Argentina is home to the Vaca Muerta deposit – in the provinces of Neuquén, Río Negro and Mendoza – which is the largest in the continent, just behind the deposits explored in the United States. It is estimated that almost 1,400 unconventional wells have been built in Vaca Muerta so far. There, the progress of the exploration of conventional and unconventional oil and gas is met with resistance from different communities of the Mapuche people in Neuquén (Campo Maripe, Tratayén, Kaxipayiñ, Paynemil, Winkul Newen, among many others), as well as the small producers of cattle, crianceros, of the region and medium-sized fruit producers of the Upper Valley of Rio Negro and Neuquén. The development of hydrocarbons has generated significant environmental and health impacts on populations, from spills and contamination of large areas by drilling, to gas emissions on the surface. This activity has also had a strong impact on the flora and fauna of the region, as perforations are conducted even in protected natural areas, such as Auca Mahuida.
Resistance to fracking has resulted in repressive acts by provincial and federal security forces, mainly against the Mapuche communities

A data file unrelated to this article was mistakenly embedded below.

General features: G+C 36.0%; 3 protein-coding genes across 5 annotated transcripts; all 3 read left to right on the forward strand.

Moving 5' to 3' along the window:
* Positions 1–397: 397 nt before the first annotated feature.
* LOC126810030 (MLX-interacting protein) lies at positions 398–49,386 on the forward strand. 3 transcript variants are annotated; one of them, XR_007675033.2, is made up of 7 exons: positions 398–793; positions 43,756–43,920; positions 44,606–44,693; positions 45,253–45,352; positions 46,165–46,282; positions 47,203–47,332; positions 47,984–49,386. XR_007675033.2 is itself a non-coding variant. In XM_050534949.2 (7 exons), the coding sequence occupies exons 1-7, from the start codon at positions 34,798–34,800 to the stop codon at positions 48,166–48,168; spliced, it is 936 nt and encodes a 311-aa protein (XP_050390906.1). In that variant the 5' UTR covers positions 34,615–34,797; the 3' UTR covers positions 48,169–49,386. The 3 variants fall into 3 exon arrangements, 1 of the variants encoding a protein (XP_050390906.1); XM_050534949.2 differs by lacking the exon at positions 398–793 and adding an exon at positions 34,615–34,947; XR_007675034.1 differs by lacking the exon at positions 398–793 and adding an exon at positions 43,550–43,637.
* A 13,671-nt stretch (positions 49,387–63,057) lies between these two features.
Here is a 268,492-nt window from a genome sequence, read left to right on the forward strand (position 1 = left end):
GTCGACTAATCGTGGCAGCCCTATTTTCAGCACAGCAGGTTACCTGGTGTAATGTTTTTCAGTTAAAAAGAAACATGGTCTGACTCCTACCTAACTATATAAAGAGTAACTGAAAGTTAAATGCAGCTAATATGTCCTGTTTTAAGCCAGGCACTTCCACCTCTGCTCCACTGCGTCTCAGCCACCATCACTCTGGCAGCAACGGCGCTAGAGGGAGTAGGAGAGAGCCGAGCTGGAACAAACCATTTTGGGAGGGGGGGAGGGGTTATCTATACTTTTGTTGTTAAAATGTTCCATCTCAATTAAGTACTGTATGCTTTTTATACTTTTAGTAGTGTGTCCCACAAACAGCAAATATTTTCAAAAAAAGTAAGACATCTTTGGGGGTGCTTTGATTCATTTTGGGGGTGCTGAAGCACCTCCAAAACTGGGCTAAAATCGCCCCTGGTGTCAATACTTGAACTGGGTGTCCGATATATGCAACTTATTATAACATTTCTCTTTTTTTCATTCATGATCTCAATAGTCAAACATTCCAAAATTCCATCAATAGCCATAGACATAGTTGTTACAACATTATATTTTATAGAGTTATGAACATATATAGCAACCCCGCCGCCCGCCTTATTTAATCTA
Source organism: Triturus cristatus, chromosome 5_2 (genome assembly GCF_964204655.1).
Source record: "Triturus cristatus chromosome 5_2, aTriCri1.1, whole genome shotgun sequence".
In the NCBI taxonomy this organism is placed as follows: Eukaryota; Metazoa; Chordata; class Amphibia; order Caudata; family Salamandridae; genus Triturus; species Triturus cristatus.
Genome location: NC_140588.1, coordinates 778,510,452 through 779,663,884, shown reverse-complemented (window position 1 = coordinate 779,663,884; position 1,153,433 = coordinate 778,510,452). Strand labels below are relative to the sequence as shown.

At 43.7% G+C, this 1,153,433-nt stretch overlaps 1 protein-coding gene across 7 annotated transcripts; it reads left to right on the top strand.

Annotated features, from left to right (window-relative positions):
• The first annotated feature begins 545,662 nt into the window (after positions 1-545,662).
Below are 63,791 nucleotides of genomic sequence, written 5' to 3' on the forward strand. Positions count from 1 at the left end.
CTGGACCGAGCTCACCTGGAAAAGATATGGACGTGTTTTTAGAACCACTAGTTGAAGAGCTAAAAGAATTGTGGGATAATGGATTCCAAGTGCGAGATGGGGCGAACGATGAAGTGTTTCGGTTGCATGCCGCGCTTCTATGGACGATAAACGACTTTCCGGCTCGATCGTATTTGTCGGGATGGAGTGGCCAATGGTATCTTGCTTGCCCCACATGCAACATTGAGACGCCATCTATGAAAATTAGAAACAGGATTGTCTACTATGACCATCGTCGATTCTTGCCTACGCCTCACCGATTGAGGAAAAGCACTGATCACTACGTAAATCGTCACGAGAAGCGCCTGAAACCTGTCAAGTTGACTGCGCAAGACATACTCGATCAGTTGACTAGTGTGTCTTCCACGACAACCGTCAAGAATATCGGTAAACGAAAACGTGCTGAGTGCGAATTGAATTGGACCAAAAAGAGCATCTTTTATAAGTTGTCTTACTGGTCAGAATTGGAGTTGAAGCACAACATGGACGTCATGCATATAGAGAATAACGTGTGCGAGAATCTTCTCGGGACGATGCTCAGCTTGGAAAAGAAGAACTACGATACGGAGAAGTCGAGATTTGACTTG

Resistance to fracking has resulted in repressive acts by provincial and federal security forces, mainly against the Mapuche communities. For example, the community of Campo Maripe – where more than 200 conventional and unconventional oil wells operate – has experienced three repressive episodes, while the Community of Tratayén was recently evicted from part of its territory where hydrocarbon drilling occurs. Almost all Mapuche community leaders and authorities are prosecuted for participating in different protests (road and route cuts, taking oil installations, demonstrations, etc.) against the advance of hydrocarbons in their ancestral territories. These resistances and demonstrations have managed to pressure authorities to prohibit oil exploration in more than 50 municipalities throughout the country, although both the provincial and national governments continue to advance policies that promote the hydrocarbon industry in general and fracking in particular.